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The Hello World program is the typical first example you see when learning any programming language since it was first used in a tutorial to learn B (predecessor of the C language) in 1973.  It is often the first program written by people learning to code. Its success resides in its simplicity. Writing its code is very simple in most programming languages. It’s also used as a sanity test to make sure the editor, compiler,… is properly installed and configured. For these same reasons, it makes sense to have a “Hello World” version for chatbots. Such bot could be defined as follows:

 A Hello World chatbot is a chatbot that replies “Hello World” every time the user greets the bot

So something as this:

Hello World chatbot


While this chatbot is indeed simple (compared with any other chatbot), it’s much more deceitful than its Hello World counterparts for programming languages. That’s because of the essential complexity of chatbot development. Even the simplest chatbot is a complex system that needs to interact with communication channels (on the “front-end”) and the Text Processing / NLP engine (in the “backend”), among, potentially, other external services. Clearly, creating and deploying a Hello World chatbot is not exactly your typical Hello World exercise.

Chatbots are complex systems

Chatbots are complex systems

But don’t be scared, let me show you how to build your first chatbot with our open-source platform Xatkit. Our Fluent API will help you to create and assemble the different parts of the chatbot. Let’s see the chatbot code you need to write.

Recognizing when the user says “Hi”

The chatbot needs to detect when the user is greeting it. This is the only intention we need to care about. So it’s enough to define a single Intent with a few training sentences. Any NLP Provider (e.g. DialogFlow or nlp.js) would do a good job with this simple intent.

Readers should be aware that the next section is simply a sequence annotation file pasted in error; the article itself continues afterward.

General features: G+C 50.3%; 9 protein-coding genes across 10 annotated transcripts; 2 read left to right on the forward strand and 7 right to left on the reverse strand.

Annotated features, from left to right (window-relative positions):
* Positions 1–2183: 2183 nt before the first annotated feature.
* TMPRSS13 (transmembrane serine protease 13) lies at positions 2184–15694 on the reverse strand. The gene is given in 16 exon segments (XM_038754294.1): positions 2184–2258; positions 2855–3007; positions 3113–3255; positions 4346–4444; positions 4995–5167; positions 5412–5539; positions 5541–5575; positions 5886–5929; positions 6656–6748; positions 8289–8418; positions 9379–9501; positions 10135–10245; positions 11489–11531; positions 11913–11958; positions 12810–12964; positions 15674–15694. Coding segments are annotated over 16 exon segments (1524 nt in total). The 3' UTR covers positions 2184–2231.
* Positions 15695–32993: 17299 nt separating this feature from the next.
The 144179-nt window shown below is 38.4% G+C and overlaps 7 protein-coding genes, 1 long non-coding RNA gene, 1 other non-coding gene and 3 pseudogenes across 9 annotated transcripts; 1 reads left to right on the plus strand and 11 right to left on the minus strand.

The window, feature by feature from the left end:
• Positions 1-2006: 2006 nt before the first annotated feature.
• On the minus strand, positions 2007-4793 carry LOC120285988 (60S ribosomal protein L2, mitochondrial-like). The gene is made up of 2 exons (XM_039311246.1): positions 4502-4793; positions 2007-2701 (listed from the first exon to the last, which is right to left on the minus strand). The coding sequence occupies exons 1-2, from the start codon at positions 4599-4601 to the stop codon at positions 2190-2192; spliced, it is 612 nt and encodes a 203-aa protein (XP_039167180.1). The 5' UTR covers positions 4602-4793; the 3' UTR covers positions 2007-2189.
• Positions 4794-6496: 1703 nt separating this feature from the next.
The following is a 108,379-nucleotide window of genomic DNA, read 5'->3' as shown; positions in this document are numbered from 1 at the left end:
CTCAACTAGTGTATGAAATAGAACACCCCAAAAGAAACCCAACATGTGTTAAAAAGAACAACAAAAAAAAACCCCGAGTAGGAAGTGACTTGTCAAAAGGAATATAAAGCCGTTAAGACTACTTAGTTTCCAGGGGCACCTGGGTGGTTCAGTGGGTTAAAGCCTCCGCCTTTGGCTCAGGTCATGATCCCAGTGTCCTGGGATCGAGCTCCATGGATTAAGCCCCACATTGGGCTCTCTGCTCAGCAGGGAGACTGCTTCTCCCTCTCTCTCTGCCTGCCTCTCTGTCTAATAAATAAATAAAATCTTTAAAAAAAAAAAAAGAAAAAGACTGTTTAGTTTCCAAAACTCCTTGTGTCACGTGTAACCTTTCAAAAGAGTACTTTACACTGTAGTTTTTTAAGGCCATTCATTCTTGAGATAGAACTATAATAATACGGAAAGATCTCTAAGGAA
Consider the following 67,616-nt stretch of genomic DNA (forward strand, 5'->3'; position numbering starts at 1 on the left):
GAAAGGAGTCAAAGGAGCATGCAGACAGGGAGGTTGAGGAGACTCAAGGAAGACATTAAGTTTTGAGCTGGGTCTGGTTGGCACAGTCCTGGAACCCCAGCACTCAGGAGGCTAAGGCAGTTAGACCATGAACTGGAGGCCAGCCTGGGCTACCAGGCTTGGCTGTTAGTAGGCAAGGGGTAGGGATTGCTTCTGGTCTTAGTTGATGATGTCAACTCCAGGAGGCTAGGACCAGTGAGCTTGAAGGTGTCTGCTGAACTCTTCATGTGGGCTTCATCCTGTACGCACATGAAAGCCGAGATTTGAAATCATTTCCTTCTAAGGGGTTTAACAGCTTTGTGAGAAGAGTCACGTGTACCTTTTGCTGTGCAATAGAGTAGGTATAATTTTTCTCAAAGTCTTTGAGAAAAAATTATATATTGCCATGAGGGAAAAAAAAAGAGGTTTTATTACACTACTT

Replying Hello World

To process the user greetings text, we need at least one state that replies by printing the “Hello World” text. But to keep the bot in a loop (who knows, maybe many users want to say Hi!), we’ll use a couple of them.

Configuring the chatbot

As we mentioned above, chatbots come with some inherent essential complexity. At the very least, they need to wait and listen to the user on some channel and then reply to the same channel. In Xatkit, we use the concept of Platform for this. In the code below, we indicate that the bot is displayed as a widget on a webpage and that it will get both events (e.g. the page loaded event) and user utterances via this platform.

And this is basically all you need for your Hello World chatbot!. Feel free to clone our Xatkit bot template to get a Greetings Bot ready to use and play with.

Of course, this is a very simple Hello World chatbot (e.g. what about if the user does not say Hi but something else?) but I think it’s the closer we can get to the Hello World equivalent you’re so used to see for other languages. Remember you can head to our main GitHub Repo for more details on Xatkit or check some of our other bot examples.

Learn to build great chatbots

Learn to build great chatbots

Read about the latest trends in the world of bots and chatbots, with special focus on chatbots for eCommerce and customer support

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